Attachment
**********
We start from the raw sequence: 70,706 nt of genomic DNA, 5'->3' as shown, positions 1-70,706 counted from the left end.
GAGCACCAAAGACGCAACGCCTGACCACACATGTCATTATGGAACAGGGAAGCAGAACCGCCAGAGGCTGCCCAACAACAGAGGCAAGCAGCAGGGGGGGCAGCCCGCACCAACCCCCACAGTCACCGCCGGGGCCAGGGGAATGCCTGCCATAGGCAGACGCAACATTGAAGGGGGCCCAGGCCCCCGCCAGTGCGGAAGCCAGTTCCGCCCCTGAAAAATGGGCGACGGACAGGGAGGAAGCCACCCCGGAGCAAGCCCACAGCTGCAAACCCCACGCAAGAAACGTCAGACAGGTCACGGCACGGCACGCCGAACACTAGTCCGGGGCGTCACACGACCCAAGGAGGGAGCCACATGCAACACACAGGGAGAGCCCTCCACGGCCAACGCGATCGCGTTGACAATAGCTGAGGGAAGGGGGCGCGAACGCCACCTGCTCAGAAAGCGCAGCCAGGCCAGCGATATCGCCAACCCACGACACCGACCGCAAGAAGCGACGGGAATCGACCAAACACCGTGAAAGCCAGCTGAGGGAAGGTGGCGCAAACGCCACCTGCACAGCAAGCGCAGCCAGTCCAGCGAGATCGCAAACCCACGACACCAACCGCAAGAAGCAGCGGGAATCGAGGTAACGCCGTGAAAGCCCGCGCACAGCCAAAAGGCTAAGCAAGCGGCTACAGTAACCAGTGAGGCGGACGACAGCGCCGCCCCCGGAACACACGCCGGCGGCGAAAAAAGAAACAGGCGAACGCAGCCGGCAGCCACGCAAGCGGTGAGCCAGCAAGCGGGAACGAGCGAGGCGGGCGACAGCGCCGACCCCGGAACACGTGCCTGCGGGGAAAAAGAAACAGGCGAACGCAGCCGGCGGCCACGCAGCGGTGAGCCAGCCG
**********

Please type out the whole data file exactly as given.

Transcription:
We start from the raw sequence: 70,706 nt of genomic DNA, 5'->3' as shown, positions 1-70,706 counted from the left end.
GAGCACCAAAGACGCAACGCCTGACCACACATGTCATTATGGAACAGGGAAGCAGAACCGCCAGAGGCTGCCCAACAACAGAGGCAAGCAGCAGGGGGGGCAGCCCGCACCAACCCCCACAGTCACCGCCGGGGCCAGGGGAATGCCTGCCATAGGCAGACGCAACATTGAAGGGGGCCCAGGCCCCCGCCAGTGCGGAAGCCAGTTCCGCCCCTGAAAAATGGGCGACGGACAGGGAGGAAGCCACCCCGGAGCAAGCCCACAGCTGCAAACCCCACGCAAGAAACGTCAGACAGGTCACGGCACGGCACGCCGAACACTAGTCCGGGGCGTCACACGACCCAAGGAGGGAGCCACATGCAACACACAGGGAGAGCCCTCCACGGCCAACGCGATCGCGTTGACAATAGCTGAGGGAAGGGGGCGCGAACGCCACCTGCTCAGAAAGCGCAGCCAGGCCAGCGATATCGCCAACCCACGACACCGACCGCAAGAAGCGACGGGAATCGACCAAACACCGTGAAAGCCAGCTGAGGGAAGGTGGCGCAAACGCCACCTGCACAGCAAGCGCAGCCAGTCCAGCGAGATCGCAAACCCACGACACCAACCGCAAGAAGCAGCGGGAATCGAGGTAACGCCGTGAAAGCCCGCGCACAGCCAAAAGGCTAAGCAAGCGGCTACAGTAACCAGTGAGGCGGACGACAGCGCCGCCCCCGGAACACACGCCGGCGGCGAAAAAAGAAACAGGCGAACGCAGCCGGCAGCCACGCAAGCGGTGAGCCAGCAAGCGGGAACGAGCGAGGCGGGCGACAGCGCCGACCCCGGAACACGTGCCTGCGGGGAAAAAGAAACAGGCGAACGCAGCCGGCGGCCACGCAGCGGTGAGCCAGCCG